Sideways Markets Not a New Thing for Bitcoin: An Overview of Bitcoin Consolidations
Bitcoin (BTC) trading sideways may be boring for those trying to profit from the price swings, but it is far from a new thing for the original cryptocurrency to do (relatively) nothing.
If there is one thing all traders need to make money, it’s volatility. And bitcoin traders are no different from traditional traders here. In fact, it could be argued that they rely on strong volatility even more due to the more volatile nature of digital assets compared to traditional assets like stocks and fiat currencies.
As a result, bitcoin’s volatility – or lack thereof – has again become a concern for some with the number one cryptocurrency now on its third week in a consolidation zone that measures less than 10% from bottom to top.
The latest round of sideways price action started on May 10th, when the BTC chart had just printed its 7th weekly red candle – then, the biggest number of weekly red candles bitcoin’s history.
As usual in markets, volatile periods end with consolidation phases, which in turn typically end with a new round of volatility. As such, it is perhaps no surprise that bitcoin has now stayed within a relatively narrow range for some time.
Similarly, BTC was also famously stable in October and November of 2018, towards the end of the infamous 2018 bitcoin bear market. Those who were around at the time may even remember how crypto traders were jokingly referring to BTC as the new “stablecoin.”
As the above meme suggests, however, the remarkable stability ended in a brutal fashion on November 14, when the final flush-out of the bear market sent BTC from around USD 6,400 to just USD 3,200 over the course of 30 days.
Bitcoin consolidation between September and November 2018:
Bitcoin’s most recent consolidation phases
Keeping in mind the brutal way in which the consolidation in September, October, and November 2018 ended for BTC, let’s now take a look at the 5 most recent bitcoin consolidations to see what lessons they can teach us.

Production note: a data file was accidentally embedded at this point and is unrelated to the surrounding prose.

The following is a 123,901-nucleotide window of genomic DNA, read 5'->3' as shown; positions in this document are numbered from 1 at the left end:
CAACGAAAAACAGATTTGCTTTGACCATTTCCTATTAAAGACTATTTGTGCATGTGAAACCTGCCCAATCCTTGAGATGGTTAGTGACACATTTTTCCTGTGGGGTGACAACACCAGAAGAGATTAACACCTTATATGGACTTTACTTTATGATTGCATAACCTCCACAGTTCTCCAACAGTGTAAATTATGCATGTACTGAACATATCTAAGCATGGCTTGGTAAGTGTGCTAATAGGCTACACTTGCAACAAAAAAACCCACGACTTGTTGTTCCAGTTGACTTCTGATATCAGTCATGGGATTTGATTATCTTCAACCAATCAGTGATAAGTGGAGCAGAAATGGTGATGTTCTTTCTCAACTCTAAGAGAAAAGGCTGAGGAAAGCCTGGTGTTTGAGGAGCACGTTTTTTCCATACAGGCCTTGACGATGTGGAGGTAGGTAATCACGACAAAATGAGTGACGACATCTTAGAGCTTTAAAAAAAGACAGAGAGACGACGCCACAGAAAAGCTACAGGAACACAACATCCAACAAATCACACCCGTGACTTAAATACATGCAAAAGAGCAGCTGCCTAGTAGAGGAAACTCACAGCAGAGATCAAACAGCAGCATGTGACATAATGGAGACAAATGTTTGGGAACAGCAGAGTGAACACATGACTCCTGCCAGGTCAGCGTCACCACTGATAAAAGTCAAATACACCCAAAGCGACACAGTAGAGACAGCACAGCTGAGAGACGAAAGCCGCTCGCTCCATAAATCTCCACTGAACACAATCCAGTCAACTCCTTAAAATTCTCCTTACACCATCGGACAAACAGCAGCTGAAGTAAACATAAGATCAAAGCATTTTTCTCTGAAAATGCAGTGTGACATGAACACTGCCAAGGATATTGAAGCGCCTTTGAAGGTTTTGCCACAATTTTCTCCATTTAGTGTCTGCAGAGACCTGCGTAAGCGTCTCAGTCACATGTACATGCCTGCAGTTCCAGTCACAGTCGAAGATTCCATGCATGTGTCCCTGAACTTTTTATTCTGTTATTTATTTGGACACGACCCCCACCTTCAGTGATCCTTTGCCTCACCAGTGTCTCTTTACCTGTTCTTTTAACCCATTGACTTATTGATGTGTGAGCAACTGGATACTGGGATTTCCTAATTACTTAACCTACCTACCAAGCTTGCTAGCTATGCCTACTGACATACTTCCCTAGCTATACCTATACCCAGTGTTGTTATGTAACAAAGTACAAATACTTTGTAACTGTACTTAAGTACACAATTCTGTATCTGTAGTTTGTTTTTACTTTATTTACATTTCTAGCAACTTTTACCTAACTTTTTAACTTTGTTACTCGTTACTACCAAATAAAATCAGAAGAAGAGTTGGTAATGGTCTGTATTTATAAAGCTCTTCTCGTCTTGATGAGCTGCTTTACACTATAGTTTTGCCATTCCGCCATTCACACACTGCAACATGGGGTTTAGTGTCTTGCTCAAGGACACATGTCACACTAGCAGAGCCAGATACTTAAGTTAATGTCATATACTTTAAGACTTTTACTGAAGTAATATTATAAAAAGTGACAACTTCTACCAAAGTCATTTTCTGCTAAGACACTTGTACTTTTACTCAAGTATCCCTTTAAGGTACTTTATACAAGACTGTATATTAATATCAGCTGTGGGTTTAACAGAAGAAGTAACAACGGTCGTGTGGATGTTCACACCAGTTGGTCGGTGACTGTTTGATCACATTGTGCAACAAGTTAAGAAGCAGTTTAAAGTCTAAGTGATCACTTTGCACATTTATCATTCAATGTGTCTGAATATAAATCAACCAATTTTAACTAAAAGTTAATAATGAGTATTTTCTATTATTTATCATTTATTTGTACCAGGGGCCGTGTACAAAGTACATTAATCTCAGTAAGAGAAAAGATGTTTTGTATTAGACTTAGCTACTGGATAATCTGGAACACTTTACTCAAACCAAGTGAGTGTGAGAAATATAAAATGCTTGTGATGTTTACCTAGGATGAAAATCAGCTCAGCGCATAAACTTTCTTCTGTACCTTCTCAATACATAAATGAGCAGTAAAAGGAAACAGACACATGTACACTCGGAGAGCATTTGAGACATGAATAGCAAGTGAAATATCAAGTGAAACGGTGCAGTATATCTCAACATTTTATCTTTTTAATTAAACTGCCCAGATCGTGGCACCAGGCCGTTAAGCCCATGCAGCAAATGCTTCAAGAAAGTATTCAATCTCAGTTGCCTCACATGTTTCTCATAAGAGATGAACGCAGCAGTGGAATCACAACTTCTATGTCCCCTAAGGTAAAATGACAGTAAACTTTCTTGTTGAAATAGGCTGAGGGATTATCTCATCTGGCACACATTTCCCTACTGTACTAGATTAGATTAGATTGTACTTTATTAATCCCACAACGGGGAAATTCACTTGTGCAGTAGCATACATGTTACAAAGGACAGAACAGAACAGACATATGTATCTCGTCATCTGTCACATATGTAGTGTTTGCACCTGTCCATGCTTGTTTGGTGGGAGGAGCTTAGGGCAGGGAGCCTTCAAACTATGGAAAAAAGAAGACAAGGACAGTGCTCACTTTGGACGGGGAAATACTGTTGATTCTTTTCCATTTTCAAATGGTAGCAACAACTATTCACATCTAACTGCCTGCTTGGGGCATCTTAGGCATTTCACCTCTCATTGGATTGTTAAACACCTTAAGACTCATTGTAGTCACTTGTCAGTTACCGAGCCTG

During the current consolidation phase, all of bitcoin’s daily candles have closed in the range between USD 28,700 and USD 31,300, with this phase so far lasting for more than two weeks. This consolidation has yet to end, and we, therefore, do not know if the break-out will come to the upside or the downside.
A similar consolidation phase was seen as recently as in January this year, when BTC stayed between USD 40,600 and USD 44,000 for 14 days. As with the current consolidation, the price this time around also stayed within a range that was roughly 10% from bottom to top.
Another and even longer narrow consolidation phase was seen in December of 2020, when BTC spent 15 days inside the range between USD 18,000 and USD 19,700. The phase ended with a break-out higher, ultimately bringing BTC to a peak of over USD 60,000 in April the following year.
An even larger consolidation phase occurred in June and July 2020, when BTC stayed in the range between USD 9,000 and USD 9,700 for 42 days. Once again, the consolidation phase ended with a breakout to the upside, marking a continuation of the major bitcoin rally in late 2020.
Lastly, going back to September of 2019, BTC stayed in the range between USD 9,900 and USD 10,600 for 19 days. This time, the consolidation ended with a break to the downside, which sent BTC about 15% lower over just 2 days.
More volatility ahead
To summarize, it’s not a new thing for bitcoin to trade within a relatively narrow range for weeks at a time, and often for two weeks or more.
These were only five of the most recent consolidation phases, and although we could have gone much further, the lesson to be learned remains the same: Consolidation phases always come to an end at some point, and this ending tends to come as a sharp spike in volatility – either to the downside of the upside.
For the sake of all the HODLers out there, we can only hope that this time it will be a break-out to the upside.
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